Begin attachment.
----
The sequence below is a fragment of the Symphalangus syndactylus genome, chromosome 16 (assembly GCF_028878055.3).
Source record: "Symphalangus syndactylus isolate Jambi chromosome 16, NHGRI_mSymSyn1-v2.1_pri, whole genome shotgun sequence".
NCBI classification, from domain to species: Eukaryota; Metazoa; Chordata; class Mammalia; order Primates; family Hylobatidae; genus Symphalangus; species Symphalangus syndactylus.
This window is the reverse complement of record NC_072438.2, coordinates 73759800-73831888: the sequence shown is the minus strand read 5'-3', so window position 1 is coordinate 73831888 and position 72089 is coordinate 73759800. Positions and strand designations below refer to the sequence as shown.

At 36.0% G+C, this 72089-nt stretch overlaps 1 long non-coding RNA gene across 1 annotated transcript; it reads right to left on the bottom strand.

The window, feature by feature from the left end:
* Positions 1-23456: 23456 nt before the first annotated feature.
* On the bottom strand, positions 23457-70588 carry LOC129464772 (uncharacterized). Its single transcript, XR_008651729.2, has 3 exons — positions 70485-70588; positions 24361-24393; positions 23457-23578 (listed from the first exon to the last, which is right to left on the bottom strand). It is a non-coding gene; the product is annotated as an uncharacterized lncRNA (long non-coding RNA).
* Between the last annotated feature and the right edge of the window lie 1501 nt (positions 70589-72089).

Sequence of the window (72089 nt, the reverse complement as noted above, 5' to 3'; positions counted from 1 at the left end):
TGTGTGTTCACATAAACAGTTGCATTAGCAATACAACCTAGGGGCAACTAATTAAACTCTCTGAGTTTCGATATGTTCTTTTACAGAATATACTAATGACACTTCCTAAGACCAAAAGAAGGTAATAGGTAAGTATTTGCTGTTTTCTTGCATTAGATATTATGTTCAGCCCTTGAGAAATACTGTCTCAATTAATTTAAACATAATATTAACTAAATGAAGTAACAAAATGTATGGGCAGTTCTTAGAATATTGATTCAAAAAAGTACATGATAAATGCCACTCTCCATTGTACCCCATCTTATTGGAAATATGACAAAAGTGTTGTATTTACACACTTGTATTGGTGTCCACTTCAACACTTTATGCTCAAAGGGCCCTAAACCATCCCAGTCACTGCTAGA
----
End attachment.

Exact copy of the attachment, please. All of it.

The sequence below is a fragment of the Symphalangus syndactylus genome, chromosome 16 (assembly GCF_028878055.3).
Source record: "Symphalangus syndactylus isolate Jambi chromosome 16, NHGRI_mSymSyn1-v2.1_pri, whole genome shotgun sequence".
NCBI classification, from domain to species: Eukaryota; Metazoa; Chordata; class Mammalia; order Primates; family Hylobatidae; genus Symphalangus; species Symphalangus syndactylus.
This window is the reverse complement of record NC_072438.2, coordinates 73759800-73831888: the sequence shown is the minus strand read 5'-3', so window position 1 is coordinate 73831888 and position 72089 is coordinate 73759800. Positions and strand designations below refer to the sequence as shown.

At 36.0% G+C, this 72089-nt stretch overlaps 1 long non-coding RNA gene across 1 annotated transcript; it reads right to left on the bottom strand.

The window, feature by feature from the left end:
* Positions 1-23456: 23456 nt before the first annotated feature.
* On the bottom strand, positions 23457-70588 carry LOC129464772 (uncharacterized). Its single transcript, XR_008651729.2, has 3 exons — positions 70485-70588; positions 24361-24393; positions 23457-23578 (listed from the first exon to the last, which is right to left on the bottom strand). It is a non-coding gene; the product is annotated as an uncharacterized lncRNA (long non-coding RNA).
* Between the last annotated feature and the right edge of the window lie 1501 nt (positions 70589-72089).

Sequence of the window (72089 nt, the reverse complement as noted above, 5' to 3'; positions counted from 1 at the left end):
TGTGTGTTCACATAAACAGTTGCATTAGCAATACAACCTAGGGGCAACTAATTAAACTCTCTGAGTTTCGATATGTTCTTTTACAGAATATACTAATGACACTTCCTAAGACCAAAAGAAGGTAATAGGTAAGTATTTGCTGTTTTCTTGCATTAGATATTATGTTCAGCCCTTGAGAAATACTGTCTCAATTAATTTAAACATAATATTAACTAAATGAAGTAACAAAATGTATGGGCAGTTCTTAGAATATTGATTCAAAAAAGTACATGATAAATGCCACTCTCCATTGTACCCCATCTTATTGGAAATATGACAAAAGTGTTGTATTTACACACTTGTATTGGTGTCCACTTCAACACTTTATGCTCAAAGGGCCCTAAACCATCCCAGTCACTGCTAGA